The Los Angeles Cultural Heritage Commission has recommended granting historic preservation status to the Villa Aurora, a 22-room mansion that was a meeting place for German intellectuals in exile during World War II.
The three-member panel voted unanimously to grant the status, which would save the house from demolition for at least six months. The City Council must vote on the matter, which was proposed last month by City Councilman Marvin Braude, who represents Pacific Palisades.
A group of West German intellectuals and politicians in December called on USC to preserve the house and its renowned 36,000-volume library. USC inherited the house last October from Marta Feuchtwanger, wife of German novelist Lion Feuchtwanger. The university intended to sell the house, which requires about $600,000 in foundation repairs, and move the library to the university's downtown campus.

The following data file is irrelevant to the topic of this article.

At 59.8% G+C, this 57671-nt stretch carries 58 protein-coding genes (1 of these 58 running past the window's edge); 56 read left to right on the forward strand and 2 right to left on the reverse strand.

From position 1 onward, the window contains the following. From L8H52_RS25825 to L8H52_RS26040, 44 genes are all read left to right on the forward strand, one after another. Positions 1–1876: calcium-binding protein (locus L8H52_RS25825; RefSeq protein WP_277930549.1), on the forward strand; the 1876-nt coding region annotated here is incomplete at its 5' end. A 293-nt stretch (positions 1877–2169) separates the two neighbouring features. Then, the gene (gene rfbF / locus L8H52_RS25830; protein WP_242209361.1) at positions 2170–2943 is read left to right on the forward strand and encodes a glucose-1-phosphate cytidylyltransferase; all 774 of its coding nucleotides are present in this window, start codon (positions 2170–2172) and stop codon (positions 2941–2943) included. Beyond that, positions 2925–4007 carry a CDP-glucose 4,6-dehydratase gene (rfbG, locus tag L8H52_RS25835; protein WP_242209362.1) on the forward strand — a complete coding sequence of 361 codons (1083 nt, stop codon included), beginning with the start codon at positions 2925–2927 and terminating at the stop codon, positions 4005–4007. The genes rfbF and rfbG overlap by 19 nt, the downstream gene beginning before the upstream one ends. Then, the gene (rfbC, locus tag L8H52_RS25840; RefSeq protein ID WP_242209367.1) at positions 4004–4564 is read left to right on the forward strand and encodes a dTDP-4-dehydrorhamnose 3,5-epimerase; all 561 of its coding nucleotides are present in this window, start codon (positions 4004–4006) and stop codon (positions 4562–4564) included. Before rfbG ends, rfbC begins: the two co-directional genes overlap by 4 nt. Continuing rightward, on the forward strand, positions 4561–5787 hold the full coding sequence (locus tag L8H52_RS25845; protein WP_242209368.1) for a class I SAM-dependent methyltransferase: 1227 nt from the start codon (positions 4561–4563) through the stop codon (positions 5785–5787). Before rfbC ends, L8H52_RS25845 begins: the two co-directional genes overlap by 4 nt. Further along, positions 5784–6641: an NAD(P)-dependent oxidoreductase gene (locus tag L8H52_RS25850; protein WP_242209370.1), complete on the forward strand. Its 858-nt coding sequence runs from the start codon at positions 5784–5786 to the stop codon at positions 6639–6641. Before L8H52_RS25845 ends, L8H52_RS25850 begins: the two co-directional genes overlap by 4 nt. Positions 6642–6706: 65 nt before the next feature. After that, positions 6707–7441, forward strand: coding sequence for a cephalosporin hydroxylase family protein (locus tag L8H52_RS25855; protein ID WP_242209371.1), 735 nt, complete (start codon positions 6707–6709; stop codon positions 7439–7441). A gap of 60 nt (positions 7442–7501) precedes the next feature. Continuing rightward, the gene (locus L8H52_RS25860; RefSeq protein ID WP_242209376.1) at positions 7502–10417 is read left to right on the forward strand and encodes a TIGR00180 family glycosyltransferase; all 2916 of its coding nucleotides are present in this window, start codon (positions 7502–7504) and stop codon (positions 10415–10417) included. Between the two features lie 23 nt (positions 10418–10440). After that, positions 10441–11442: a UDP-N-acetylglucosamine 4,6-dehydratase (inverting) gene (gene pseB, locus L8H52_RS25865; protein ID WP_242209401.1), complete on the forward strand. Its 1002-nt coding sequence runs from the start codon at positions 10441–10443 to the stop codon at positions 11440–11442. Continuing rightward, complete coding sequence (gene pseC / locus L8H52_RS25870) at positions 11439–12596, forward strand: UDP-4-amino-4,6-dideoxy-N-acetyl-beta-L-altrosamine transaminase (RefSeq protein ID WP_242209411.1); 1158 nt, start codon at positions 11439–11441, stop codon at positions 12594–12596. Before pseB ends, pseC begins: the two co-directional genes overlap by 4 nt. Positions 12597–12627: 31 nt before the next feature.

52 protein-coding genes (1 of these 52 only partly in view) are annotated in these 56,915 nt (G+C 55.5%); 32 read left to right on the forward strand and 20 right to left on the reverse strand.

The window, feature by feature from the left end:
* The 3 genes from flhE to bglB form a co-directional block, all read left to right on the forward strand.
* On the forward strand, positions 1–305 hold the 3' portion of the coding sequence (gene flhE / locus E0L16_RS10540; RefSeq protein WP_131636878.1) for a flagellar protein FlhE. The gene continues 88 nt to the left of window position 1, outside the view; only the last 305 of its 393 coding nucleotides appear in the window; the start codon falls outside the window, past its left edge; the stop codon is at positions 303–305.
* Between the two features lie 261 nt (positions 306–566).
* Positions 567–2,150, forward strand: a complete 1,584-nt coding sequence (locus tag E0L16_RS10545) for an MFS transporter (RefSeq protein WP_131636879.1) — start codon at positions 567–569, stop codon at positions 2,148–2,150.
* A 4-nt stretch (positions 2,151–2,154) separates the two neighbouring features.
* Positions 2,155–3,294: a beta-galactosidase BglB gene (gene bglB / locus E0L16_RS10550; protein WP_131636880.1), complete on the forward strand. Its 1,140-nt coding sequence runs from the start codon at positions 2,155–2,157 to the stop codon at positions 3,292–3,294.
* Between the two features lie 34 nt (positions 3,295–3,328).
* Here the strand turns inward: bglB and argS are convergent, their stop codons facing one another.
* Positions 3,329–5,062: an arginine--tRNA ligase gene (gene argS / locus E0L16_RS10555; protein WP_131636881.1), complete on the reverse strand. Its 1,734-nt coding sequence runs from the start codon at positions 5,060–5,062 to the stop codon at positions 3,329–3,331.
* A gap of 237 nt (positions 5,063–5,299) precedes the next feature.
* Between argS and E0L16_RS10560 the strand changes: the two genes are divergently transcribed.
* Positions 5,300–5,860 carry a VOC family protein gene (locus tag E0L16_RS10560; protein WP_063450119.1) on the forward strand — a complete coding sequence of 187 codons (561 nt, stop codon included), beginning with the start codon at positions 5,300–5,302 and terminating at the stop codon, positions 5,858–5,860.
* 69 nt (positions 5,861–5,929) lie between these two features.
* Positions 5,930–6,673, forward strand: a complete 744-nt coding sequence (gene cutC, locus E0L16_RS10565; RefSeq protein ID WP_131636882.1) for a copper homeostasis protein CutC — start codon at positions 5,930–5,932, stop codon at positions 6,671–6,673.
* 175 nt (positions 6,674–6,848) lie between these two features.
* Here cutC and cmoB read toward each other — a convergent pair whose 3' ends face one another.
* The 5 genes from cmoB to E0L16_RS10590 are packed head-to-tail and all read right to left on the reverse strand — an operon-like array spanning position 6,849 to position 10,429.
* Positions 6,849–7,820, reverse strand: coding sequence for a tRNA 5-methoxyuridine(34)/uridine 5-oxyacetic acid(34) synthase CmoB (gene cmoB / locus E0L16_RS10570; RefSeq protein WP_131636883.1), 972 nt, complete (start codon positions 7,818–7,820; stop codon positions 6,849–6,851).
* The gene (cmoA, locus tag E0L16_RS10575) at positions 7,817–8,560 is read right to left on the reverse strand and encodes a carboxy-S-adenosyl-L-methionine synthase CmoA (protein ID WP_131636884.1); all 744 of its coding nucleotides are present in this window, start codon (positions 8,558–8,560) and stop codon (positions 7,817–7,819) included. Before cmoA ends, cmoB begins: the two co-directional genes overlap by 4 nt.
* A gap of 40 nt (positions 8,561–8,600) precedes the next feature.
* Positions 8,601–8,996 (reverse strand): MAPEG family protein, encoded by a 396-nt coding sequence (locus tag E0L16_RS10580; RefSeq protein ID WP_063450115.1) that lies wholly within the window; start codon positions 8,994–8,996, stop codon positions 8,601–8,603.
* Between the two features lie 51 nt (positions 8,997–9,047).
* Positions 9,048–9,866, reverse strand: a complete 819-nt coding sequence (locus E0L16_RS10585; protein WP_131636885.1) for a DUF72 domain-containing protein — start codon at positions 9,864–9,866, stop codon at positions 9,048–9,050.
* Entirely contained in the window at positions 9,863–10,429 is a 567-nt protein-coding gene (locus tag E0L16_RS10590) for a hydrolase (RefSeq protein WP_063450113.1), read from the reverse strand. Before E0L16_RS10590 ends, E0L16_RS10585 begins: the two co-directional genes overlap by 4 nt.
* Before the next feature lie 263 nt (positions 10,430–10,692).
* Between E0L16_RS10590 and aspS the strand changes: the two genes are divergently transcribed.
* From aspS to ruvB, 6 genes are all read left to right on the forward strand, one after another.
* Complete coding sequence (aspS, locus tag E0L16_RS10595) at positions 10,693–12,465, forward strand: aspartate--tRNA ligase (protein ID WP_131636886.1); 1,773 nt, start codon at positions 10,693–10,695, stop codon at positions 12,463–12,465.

The West Germans are trying to raise $15 million asked by USC to keep the house and library intact and use the building as a research center for German exile literature written during the Nazi era.